Feigning ignorance seemed like my best option at that point so I decided to only speak if they spoke to me. While my lips may have remained silent, my thoughts raced. What would Charlie think when I didn’t make it home? Had Jacob been riding behind me and happened across the scene of the accident? Why were members of the Volturi in Forks? Would the Cullens be in danger if the Volturi found out about their relationship with a human?
Without turning to face me, Jane spoke, her voice cold, “Your arm is broken.”
It was not a question but I decided to respond anyway, “Yes.” I wanted to keep my responses as simple as possible, fearful of saying anything that could incriminate me or Edward’s family. Despite their betrayal, I felt a flash of protectiveness burn through me. Whatever happened going forward, I would try my hardest to not let their name be associated with my knowledge of their supernatural world.
Jane scoffed and I could practically hear her roll her eyes, “Humans. One fall and they snap in half.” Next to me Alec smirked but said nothing else. Based on her comment I deduced that there would be no visit to a doctor in my near future. I certainly could not picture the three cloaked figures huddling around me in the emergency room of a nearby hospital. At least the wound on my head had stopped bleeding. Tucking my arm against my chest, I closed my eyes once more and tried to take a few deep breaths. It hurt, yes, but I reminded myself that I had known worse. When I got a chance I would try and make some kind of makeshift sling.
The car began to slow as we pulled into what looked like a private airstrip. The first thought that occured to me was that my passport was shoved away in one of my desk drawers back at Charlie’s. But then I reminded myself that the Volturi probably operated in their own sphere of things, not unlike the Cullens. I doubted my lack of identification would be problematic for them. Sure enough, when the car came to a stop in front of a small private jet, the guard pulled off their cloaks and hid them away in a bag that Demitri had pulled from the trunk. My door opened and Alec looked at me expectantly. I allowed myself to glare at him before carefully maneuvering my way out of the car and following them to the plane.
Once on board, the three of them sat together. The only indication that they were conversing was the occasional brief movements of their lips. I heard nothing of what they said. Which was undoubtedly their intention. Turning away from the guard, I tried to get comfortable in the leather chair I had chosen on the other side of the plane. They still had not spoken a word to me since Jane’s assessment of my arm. Which suited me just fine. As the plane reached cruising altitude, the events of the day seemed to catch up to me. Waves of different emotions crashed into me from every direction. One second I was angry. Angry at the Cullens for deserting me and leaving me to fend for myself in a situation such as this. Angry at Jacob for wanting more than I could give him. Angry at myself for storming off. In the next breath I felt an overwhelming panic. Worried about what lay ahead for me. I knew that the Cullens and myself had broken the Volturi’s most important rule. That my short-lived time in their world would be sufficient enough of a reason to warrant their demise and mine. A wave of guilt threatened to pull me under. How could I have gotten us all in this situation? The only thing that reassured me was that the Cullens were no longer in Forks. If I could keep from mentioning them then perhaps they would be safe.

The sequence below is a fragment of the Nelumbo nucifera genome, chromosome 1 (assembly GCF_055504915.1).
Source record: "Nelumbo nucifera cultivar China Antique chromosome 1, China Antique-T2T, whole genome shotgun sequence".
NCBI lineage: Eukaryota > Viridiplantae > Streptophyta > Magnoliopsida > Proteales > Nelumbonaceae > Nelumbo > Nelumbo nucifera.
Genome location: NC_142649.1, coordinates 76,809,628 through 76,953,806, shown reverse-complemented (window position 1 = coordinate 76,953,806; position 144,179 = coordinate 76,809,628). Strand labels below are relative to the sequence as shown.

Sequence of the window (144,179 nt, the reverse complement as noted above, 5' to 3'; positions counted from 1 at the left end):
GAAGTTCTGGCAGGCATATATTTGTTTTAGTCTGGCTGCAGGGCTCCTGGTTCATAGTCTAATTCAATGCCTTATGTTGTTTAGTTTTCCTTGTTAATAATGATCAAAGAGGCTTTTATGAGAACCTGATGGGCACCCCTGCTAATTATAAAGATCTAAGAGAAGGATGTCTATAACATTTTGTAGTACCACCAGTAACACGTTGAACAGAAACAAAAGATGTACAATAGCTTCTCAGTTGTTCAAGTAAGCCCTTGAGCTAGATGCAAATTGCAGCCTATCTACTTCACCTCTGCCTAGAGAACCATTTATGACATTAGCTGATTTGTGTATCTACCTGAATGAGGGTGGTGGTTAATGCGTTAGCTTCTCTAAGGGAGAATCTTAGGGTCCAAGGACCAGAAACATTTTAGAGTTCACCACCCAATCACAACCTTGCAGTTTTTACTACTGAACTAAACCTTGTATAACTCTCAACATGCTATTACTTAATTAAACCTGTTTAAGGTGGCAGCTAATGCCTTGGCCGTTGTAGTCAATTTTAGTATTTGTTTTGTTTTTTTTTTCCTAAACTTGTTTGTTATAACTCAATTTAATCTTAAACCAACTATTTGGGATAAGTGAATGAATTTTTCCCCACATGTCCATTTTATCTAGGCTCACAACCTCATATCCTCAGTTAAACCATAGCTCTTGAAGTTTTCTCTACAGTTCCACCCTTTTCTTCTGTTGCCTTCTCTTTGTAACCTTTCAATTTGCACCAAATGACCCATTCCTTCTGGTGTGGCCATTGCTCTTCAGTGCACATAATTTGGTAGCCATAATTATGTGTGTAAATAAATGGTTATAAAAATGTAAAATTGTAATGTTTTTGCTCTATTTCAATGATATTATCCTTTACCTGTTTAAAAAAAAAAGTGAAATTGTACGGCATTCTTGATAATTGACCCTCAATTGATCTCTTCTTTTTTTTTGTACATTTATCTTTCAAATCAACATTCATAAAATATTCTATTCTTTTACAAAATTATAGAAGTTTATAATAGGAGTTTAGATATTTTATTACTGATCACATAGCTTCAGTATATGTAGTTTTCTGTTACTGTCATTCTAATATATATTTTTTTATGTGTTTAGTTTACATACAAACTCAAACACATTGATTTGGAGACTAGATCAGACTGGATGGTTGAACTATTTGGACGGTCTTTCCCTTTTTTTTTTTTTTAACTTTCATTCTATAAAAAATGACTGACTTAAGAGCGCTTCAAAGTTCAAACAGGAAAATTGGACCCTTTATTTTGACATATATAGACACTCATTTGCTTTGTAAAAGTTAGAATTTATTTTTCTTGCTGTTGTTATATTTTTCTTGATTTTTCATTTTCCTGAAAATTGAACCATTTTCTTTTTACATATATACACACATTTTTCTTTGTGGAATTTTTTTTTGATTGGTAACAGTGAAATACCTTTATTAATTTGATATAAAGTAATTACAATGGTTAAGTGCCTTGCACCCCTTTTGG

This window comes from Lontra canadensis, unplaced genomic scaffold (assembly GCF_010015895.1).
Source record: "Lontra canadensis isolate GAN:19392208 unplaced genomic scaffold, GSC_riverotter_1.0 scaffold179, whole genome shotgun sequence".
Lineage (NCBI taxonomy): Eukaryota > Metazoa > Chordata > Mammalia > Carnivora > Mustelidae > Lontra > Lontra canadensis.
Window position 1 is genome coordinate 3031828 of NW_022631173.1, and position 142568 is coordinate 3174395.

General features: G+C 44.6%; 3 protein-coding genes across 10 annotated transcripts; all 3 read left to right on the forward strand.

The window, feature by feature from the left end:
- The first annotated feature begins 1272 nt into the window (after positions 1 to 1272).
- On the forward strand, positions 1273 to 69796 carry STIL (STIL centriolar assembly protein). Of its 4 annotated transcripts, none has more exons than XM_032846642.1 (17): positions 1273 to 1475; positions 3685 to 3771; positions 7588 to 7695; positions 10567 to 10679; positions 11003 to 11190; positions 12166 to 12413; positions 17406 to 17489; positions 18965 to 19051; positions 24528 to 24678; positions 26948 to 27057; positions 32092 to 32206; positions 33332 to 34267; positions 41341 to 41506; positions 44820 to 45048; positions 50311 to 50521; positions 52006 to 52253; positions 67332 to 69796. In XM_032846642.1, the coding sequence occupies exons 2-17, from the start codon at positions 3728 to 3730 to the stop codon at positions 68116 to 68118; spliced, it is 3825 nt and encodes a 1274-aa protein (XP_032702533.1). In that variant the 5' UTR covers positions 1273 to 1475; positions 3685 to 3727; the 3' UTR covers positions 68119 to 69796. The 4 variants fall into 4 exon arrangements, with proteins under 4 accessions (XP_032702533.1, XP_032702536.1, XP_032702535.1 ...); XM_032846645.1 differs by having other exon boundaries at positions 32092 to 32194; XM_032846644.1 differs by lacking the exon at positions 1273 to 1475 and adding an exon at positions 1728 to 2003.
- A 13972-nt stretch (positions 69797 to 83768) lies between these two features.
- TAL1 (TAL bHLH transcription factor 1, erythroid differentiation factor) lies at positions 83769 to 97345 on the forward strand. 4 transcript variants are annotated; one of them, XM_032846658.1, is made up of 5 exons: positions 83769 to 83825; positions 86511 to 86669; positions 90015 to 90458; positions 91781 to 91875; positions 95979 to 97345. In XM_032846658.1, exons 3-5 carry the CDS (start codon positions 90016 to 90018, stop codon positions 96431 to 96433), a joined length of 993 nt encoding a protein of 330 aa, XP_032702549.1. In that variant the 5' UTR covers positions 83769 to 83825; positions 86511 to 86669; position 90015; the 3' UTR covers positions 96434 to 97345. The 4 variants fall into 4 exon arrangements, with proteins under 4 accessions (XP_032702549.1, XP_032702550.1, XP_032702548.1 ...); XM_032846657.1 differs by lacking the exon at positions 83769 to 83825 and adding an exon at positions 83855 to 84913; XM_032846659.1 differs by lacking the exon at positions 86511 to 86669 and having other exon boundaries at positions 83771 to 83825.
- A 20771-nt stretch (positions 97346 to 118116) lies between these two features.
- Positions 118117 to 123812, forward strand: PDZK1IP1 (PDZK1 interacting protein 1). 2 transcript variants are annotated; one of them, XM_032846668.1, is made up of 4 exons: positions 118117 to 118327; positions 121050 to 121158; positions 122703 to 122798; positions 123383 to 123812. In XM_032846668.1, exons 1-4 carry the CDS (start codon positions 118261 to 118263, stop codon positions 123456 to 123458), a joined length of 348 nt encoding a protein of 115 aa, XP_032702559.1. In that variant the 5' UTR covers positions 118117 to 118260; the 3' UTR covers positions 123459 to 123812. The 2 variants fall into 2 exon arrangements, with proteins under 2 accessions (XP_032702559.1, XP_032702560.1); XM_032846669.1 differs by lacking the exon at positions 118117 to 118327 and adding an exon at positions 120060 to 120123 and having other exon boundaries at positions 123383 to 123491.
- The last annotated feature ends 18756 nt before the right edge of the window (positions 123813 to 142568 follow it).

I started to think of Charlie coming home to an empty house. Or maybe someone would see the evidence of my accident and he would discover my disappearance while at work. When I started to feel the tears prickling in the corners of my eyes I forced myself to think of something else. I turned my attention back to the three vampires sitting across the aisle from me. At one point Jane suddenly turned her head in my direction, eyes narrowing as she scrutinized me. The look of pure hatred that flashed across her face made me shiver. She growled in frustration and turned back towards her companions.
To pass the time I closed my eyes and tried to will myself to create another apparition of Edward. For once there was a lethal danger looming and he was silent. Hours passed in this way. I drifted in and out of a fitful sleep until the rumbling of my stomach alerted the others to my obvious hunger. Without saying a word, Alec stood and walked towards the back of the plane. A few seconds later a sandwich and an apple appeared on the table in front of me. When I looked in their direction he was already back in his seat and nobody was paying me any attention. I hadn’t eaten since a quick bowl of cereal that morning so within minutes I had finished my meal. The combination of exhaustion, pain, and a full stomach at last brought on the deep sleep I desired.
The plane landed in the middle of the night. Another isolated airfield. Another car waiting. An overcast sky hid most of the stars from view and the sliver of a moon hardly gave off any light. Soon we were snaking our way through narrow cobblestone streets, a few streetlamps casting a glow over the darkened city. Under different circumstances I would be exhilarated by the discovery of my first European village, but the sense of dread that sat like lead in my stomach made it impossible to feel anything but nauseous. I leaned my forehead against the cool pane of glass and tried to breathe deeply.
At last the car drove through a dark stone archway and came to a stop in an empty courtyard. Alec and Demitri disappeared before I had even reached for the door handle. Stumbling out of the car I jostled the broken arm, eliciting a hiss of pain from my lips. Jane remained motionless, watching with exasperation. Once I reached her side, she nodded towards a large wooden door and took off at a brisk walk.
We weaved through drafty corridors, crossing nobody as we moved deeper into the castle. I knew I would never be able to find my way back out even if I wanted to. Any attempt at escape would be futile. Eventually we reached a sort of waiting room, the green polyester armchairs a stark contrast to the cold stone walls and centuries-old tapestries that hung from the walls.
Jane broke her silence, snapping a quick, “Wait here” in my direction.
I did not need to be told twice. I hardly even dared to sit in one of the chairs. There was no need, for within seconds Jane had reappeared in front of me and beckoned me to follow once more. We turned the corner and paused before a set of towering wooden double doors. Grasping the handles, she turned to look at me with a menacing glint in her eye, before whispering, “Ready?”